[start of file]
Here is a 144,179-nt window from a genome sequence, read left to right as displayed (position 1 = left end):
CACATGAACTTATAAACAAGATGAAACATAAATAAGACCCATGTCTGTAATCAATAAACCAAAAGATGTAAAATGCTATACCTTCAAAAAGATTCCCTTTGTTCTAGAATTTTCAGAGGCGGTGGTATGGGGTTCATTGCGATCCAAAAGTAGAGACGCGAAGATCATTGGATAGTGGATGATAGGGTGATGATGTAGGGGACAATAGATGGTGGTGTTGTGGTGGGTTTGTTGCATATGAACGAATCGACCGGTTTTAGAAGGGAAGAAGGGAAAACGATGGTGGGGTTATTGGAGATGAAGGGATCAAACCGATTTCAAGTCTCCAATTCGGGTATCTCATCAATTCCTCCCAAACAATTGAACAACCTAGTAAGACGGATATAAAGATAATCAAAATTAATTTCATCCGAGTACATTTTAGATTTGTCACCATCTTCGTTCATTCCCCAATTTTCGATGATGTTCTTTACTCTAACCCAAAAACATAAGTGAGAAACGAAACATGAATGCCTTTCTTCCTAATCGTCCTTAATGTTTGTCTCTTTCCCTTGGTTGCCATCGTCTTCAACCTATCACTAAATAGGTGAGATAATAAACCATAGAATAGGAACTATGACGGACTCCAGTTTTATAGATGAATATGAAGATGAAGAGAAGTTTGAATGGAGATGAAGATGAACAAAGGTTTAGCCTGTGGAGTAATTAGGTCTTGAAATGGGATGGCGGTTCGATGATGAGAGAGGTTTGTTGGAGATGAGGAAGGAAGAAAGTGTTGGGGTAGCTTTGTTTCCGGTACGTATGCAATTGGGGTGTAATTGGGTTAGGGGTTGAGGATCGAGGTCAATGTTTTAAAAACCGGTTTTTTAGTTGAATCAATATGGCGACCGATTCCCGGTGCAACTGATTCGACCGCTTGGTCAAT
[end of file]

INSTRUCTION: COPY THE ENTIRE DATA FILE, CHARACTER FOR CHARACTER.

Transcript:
Here is a 144,179-nt window from a genome sequence, read left to right as displayed (position 1 = left end):
CACATGAACTTATAAACAAGATGAAACATAAATAAGACCCATGTCTGTAATCAATAAACCAAAAGATGTAAAATGCTATACCTTCAAAAAGATTCCCTTTGTTCTAGAATTTTCAGAGGCGGTGGTATGGGGTTCATTGCGATCCAAAAGTAGAGACGCGAAGATCATTGGATAGTGGATGATAGGGTGATGATGTAGGGGACAATAGATGGTGGTGTTGTGGTGGGTTTGTTGCATATGAACGAATCGACCGGTTTTAGAAGGGAAGAAGGGAAAACGATGGTGGGGTTATTGGAGATGAAGGGATCAAACCGATTTCAAGTCTCCAATTCGGGTATCTCATCAATTCCTCCCAAACAATTGAACAACCTAGTAAGACGGATATAAAGATAATCAAAATTAATTTCATCCGAGTACATTTTAGATTTGTCACCATCTTCGTTCATTCCCCAATTTTCGATGATGTTCTTTACTCTAACCCAAAAACATAAGTGAGAAACGAAACATGAATGCCTTTCTTCCTAATCGTCCTTAATGTTTGTCTCTTTCCCTTGGTTGCCATCGTCTTCAACCTATCACTAAATAGGTGAGATAATAAACCATAGAATAGGAACTATGACGGACTCCAGTTTTATAGATGAATATGAAGATGAAGAGAAGTTTGAATGGAGATGAAGATGAACAAAGGTTTAGCCTGTGGAGTAATTAGGTCTTGAAATGGGATGGCGGTTCGATGATGAGAGAGGTTTGTTGGAGATGAGGAAGGAAGAAAGTGTTGGGGTAGCTTTGTTTCCGGTACGTATGCAATTGGGGTGTAATTGGGTTAGGGGTTGAGGATCGAGGTCAATGTTTTAAAAACCGGTTTTTTAGTTGAATCAATATGGCGACCGATTCCCGGTGCAACTGATTCGACCGCTTGGTCAAT